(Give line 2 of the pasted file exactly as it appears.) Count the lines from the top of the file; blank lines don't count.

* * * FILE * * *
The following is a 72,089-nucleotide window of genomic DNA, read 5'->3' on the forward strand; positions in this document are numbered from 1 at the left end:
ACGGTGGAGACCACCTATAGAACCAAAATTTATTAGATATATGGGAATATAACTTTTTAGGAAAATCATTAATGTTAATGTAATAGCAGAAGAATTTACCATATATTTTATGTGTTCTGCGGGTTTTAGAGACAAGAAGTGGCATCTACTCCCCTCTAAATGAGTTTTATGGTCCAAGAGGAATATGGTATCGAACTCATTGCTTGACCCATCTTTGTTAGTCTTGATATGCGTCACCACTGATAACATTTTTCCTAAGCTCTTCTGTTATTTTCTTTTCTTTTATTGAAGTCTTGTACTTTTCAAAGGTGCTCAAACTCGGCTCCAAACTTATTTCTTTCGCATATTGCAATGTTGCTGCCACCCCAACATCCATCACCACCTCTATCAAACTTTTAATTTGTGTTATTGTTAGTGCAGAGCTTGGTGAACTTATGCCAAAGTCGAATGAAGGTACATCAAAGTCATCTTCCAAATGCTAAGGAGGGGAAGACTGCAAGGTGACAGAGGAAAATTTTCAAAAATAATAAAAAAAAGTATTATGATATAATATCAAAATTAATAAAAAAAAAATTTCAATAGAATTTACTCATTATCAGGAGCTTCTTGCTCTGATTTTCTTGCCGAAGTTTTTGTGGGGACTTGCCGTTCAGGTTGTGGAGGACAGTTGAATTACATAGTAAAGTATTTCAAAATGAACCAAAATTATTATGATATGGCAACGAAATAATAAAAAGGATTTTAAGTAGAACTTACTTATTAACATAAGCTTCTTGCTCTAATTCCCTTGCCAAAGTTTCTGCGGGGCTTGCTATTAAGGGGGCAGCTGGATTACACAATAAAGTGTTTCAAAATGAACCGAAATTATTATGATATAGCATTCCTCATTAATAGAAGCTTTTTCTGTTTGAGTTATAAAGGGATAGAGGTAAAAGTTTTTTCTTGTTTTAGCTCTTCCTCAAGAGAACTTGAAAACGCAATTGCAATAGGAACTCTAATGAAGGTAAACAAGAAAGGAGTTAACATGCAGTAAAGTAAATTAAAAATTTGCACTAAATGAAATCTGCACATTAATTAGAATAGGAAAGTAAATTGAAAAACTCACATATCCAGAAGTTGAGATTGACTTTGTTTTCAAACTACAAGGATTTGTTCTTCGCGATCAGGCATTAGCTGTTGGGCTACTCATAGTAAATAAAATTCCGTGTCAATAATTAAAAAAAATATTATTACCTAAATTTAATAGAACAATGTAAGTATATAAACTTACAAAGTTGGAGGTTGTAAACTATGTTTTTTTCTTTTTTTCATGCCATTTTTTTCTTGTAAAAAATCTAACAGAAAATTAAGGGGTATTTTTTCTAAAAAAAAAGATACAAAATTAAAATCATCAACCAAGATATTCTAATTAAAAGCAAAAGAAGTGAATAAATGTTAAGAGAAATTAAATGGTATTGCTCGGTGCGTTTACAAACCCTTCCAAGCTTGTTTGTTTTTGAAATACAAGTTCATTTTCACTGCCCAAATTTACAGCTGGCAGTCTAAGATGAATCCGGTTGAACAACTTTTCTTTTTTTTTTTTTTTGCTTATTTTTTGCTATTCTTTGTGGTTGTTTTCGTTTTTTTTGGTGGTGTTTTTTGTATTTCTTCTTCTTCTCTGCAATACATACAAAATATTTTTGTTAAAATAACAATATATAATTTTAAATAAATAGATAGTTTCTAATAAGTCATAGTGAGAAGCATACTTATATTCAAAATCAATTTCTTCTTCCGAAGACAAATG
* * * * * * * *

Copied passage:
ACGGTGGAGACCACCTATAGAACCAAAATTTATTAGATATATGGGAATATAACTTTTTAGGAAAATCATTAATGTTAATGTAATAGCAGAAGAATTTACCATATATTTTATGTGTTCTGCGGGTTTTAGAGACAAGAAGTGGCATCTACTCCCCTCTAAATGAGTTTTATGGTCCAAGAGGAATATGGTATCGAACTCATTGCTTGACCCATCTTTGTTAGTCTTGATATGCGTCACCACTGATAACATTTTTCCTAAGCTCTTCTGTTATTTTCTTTTCTTTTATTGAAGTCTTGTACTTTTCAAAGGTGCTCAAACTCGGCTCCAAACTTATTTCTTTCGCATATTGCAATGTTGCTGCCACCCCAACATCCATCACCACCTCTATCAAACTTTTAATTTGTGTTATTGTTAGTGCAGAGCTTGGTGAACTTATGCCAAAGTCGAATGAAGGTACATCAAAGTCATCTTCCAAATGCTAAGGAGGGGAAGACTGCAAGGTGACAGAGGAAAATTTTCAAAAATAATAAAAAAAAGTATTATGATATAATATCAAAATTAATAAAAAAAAAATTTCAATAGAATTTACTCATTATCAGGAGCTTCTTGCTCTGATTTTCTTGCCGAAGTTTTTGTGGGGACTTGCCGTTCAGGTTGTGGAGGACAGTTGAATTACATAGTAAAGTATTTCAAAATGAACCAAAATTATTATGATATGGCAACGAAATAATAAAAAGGATTTTAAGTAGAACTTACTTATTAACATAAGCTTCTTGCTCTAATTCCCTTGCCAAAGTTTCTGCGGGGCTTGCTATTAAGGGGGCAGCTGGATTACACAATAAAGTGTTTCAAAATGAACCGAAATTATTATGATATAGCATTCCTCATTAATAGAAGCTTTTTCTGTTTGAGTTATAAAGGGATAGAGGTAAAAGTTTTTTCTTGTTTTAGCTCTTCCTCAAGAGAACTTGAAAACGCAATTGCAATAGGAACTCTAATGAAGGTAAACAAGAAAGGAGTTAACATGCAGTAAAGTAAATTAAAAATTTGCACTAAATGAAATCTGCACATTAATTAGAATAGGAAAGTAAATTGAAAAACTCACATATCCAGAAGTTGAGATTGACTTTGTTTTCAAACTACAAGGATTTGTTCTTCGCGATCAGGCATTAGCTGTTGGGCTACTCATAGTAAATAAAATTCCGTGTCAATAATTAAAAAAAATATTATTACCTAAATTTAATAGAACAATGTAAGTATATAAACTTACAAAGTTGGAGGTTGTAAACTATGTTTTTTTCTTTTTTTCATGCCATTTTTTTCTTGTAAAAAATCTAACAGAAAATTAAGGGGTATTTTTTCTAAAAAAAAAGATACAAAATTAAAATCATCAACCAAGATATTCTAATTAAAAGCAAAAGAAGTGAATAAATGTTAAGAGAAATTAAATGGTATTGCTCGGTGCGTTTACAAACCCTTCCAAGCTTGTTTGTTTTTGAAATACAAGTTCATTTTCACTGCCCAAATTTACAGCTGGCAGTCTAAGATGAATCCGGTTGAACAACTTTTCTTTTTTTTTTTTTTTGCTTATTTTTTGCTATTCTTTGTGGTTGTTTTCGTTTTTTTTGGTGGTGTTTTTTGTATTTCTTCTTCTTCTCTGCAATACATACAAAATATTTTTGTTAAAATAACAATATATAATTTTAAATAAATAGATAGTTTCTAATAAGTCATAGTGAGAAGCATACTTATATTCAAAATCAATTTCTTCTTCCGAAGACAAATG